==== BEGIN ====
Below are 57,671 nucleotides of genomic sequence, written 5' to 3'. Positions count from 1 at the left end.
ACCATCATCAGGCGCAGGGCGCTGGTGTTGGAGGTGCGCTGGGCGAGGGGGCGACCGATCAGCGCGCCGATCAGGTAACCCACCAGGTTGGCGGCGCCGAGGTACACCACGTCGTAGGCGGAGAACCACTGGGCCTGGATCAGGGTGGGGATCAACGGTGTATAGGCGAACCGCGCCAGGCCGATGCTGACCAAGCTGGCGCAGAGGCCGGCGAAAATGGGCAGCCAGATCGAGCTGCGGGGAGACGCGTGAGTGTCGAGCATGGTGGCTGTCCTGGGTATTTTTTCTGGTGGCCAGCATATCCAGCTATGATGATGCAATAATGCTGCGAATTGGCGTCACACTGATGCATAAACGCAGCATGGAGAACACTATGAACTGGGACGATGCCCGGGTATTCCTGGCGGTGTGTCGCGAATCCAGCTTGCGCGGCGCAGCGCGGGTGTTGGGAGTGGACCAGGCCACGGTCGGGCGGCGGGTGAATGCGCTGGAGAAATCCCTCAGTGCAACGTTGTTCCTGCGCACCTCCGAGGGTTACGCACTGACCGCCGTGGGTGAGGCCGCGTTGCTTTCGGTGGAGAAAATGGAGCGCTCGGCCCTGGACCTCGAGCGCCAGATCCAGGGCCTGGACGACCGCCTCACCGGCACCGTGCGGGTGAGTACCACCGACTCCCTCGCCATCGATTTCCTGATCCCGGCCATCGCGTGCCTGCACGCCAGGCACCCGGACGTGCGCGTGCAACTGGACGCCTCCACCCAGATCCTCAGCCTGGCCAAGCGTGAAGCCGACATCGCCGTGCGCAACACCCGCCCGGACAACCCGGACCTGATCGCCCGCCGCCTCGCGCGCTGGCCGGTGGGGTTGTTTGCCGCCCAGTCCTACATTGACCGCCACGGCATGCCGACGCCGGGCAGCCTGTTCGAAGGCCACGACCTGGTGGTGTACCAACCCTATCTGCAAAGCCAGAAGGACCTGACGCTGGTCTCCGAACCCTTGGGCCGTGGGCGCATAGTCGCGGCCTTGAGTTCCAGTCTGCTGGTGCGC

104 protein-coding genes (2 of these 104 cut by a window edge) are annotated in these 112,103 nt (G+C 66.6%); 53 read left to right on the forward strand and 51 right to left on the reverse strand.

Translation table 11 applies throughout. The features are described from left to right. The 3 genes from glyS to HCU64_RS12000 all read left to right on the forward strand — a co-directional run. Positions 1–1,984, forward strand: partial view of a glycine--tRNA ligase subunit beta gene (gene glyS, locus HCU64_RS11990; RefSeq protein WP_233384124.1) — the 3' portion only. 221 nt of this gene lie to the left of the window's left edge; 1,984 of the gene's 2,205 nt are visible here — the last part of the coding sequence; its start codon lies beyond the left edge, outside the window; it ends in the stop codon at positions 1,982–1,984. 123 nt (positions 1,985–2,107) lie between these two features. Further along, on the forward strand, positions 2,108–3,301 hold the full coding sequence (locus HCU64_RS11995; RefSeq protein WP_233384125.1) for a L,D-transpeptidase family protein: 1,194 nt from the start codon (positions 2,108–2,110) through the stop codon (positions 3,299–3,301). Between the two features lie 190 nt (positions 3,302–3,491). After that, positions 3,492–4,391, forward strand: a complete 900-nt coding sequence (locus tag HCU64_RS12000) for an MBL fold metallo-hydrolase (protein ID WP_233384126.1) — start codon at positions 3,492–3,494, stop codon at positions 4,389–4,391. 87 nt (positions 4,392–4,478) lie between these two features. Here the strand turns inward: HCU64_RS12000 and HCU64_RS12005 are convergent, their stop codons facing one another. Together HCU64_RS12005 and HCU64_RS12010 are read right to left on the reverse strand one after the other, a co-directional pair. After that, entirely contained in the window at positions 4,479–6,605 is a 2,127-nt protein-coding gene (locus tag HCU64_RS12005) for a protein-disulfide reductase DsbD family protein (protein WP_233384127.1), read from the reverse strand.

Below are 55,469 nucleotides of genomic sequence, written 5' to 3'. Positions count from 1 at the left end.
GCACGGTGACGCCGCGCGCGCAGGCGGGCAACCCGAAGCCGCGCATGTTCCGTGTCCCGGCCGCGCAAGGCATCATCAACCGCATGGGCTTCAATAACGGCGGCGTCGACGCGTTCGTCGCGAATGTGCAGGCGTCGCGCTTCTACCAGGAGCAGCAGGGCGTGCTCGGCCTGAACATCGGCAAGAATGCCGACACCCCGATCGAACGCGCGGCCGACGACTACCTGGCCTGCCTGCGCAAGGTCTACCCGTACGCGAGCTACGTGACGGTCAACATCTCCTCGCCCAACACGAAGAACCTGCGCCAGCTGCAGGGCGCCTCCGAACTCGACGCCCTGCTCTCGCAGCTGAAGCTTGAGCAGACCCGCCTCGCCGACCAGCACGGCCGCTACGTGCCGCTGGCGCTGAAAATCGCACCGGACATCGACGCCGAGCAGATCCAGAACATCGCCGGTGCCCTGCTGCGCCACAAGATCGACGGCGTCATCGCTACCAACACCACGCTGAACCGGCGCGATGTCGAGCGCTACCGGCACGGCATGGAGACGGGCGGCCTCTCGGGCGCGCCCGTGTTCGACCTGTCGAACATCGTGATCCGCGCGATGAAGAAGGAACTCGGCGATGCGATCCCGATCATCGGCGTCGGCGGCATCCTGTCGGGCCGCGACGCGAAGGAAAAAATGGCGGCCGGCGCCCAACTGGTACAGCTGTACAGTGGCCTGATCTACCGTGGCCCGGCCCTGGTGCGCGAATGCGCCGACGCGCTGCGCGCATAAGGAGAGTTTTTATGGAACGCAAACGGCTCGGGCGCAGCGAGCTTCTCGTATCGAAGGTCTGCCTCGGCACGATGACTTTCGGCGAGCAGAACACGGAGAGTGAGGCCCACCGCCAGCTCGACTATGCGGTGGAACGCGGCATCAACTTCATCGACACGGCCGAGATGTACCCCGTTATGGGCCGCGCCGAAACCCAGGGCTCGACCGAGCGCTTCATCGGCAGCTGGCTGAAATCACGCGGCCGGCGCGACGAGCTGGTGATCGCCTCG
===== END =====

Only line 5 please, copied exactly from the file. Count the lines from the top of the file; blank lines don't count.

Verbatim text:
Below are 55,469 nucleotides of genomic sequence, written 5' to 3'. Positions count from 1 at the left end.